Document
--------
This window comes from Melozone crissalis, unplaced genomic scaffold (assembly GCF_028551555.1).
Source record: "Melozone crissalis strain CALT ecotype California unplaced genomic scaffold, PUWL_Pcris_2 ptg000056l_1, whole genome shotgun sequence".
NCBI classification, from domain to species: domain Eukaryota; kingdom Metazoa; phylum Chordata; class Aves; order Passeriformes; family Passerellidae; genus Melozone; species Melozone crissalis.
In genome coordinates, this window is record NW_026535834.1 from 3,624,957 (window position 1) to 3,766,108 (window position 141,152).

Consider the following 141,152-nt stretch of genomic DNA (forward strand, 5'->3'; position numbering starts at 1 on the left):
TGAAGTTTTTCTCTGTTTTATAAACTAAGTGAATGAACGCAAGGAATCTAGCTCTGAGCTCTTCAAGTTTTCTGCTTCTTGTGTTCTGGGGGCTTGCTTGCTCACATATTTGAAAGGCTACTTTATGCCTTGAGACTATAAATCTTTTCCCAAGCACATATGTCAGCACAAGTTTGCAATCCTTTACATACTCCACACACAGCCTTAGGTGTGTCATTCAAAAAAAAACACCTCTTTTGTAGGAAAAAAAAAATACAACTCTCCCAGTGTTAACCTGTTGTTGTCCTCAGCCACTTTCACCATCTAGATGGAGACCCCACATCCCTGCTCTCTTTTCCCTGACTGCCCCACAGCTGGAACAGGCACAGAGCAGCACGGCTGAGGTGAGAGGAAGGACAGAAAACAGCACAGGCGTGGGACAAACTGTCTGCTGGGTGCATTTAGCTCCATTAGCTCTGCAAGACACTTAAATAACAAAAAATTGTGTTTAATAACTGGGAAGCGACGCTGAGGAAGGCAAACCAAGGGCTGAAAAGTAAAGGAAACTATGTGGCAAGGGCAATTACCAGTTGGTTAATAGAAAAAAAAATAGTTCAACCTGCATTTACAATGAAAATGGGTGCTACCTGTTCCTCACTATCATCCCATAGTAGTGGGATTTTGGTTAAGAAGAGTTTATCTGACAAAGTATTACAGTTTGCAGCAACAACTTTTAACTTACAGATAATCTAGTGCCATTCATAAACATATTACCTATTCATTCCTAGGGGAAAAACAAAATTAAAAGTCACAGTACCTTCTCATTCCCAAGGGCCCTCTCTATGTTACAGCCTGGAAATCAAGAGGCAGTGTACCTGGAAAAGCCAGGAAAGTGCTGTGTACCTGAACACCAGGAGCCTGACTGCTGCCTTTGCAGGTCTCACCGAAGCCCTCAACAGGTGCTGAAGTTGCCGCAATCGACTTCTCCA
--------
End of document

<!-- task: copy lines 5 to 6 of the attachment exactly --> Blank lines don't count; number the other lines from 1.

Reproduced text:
Consider the following 141,152-nt stretch of genomic DNA (forward strand, 5'->3'; position numbering starts at 1 on the left):
TGAAGTTTTTCTCTGTTTTATAAACTAAGTGAATGAACGCAAGGAATCTAGCTCTGAGCTCTTCAAGTTTTCTGCTTCTTGTGTTCTGGGGGCTTGCTTGCTCACATATTTGAAAGGCTACTTTATGCCTTGAGACTATAAATCTTTTCCCAAGCACATATGTCAGCACAAGTTTGCAATCCTTTACATACTCCACACACAGCCTTAGGTGTGTCATTCAAAAAAAAACACCTCTTTTGTAGGAAAAAAAAAATACAACTCTCCCAGTGTTAACCTGTTGTTGTCCTCAGCCACTTTCACCATCTAGATGGAGACCCCACATCCCTGCTCTCTTTTCCCTGACTGCCCCACAGCTGGAACAGGCACAGAGCAGCACGGCTGAGGTGAGAGGAAGGACAGAAAACAGCACAGGCGTGGGACAAACTGTCTGCTGGGTGCATTTAGCTCCATTAGCTCTGCAAGACACTTAAATAACAAAAAATTGTGTTTAATAACTGGGAAGCGACGCTGAGGAAGGCAAACCAAGGGCTGAAAAGTAAAGGAAACTATGTGGCAAGGGCAATTACCAGTTGGTTAATAGAAAAAAAAATAGTTCAACCTGCATTTACAATGAAAATGGGTGCTACCTGTTCCTCACTATCATCCCATAGTAGTGGGATTTTGGTTAAGAAGAGTTTATCTGACAAAGTATTACAGTTTGCAGCAACAACTTTTAACTTACAGATAATCTAGTGCCATTCATAAACATATTACCTATTCATTCCTAGGGGAAAAACAAAATTAAAAGTCACAGTACCTTCTCATTCCCAAGGGCCCTCTCTATGTTACAGCCTGGAAATCAAGAGGCAGTGTACCTGGAAAAGCCAGGAAAGTGCTGTGTACCTGAACACCAGGAGCCTGACTGCTGCCTTTGCAGGTCTCACCGAAGCCCTCAACAGGTGCTGAAGTTGCCGCAATCGACTTCTCCA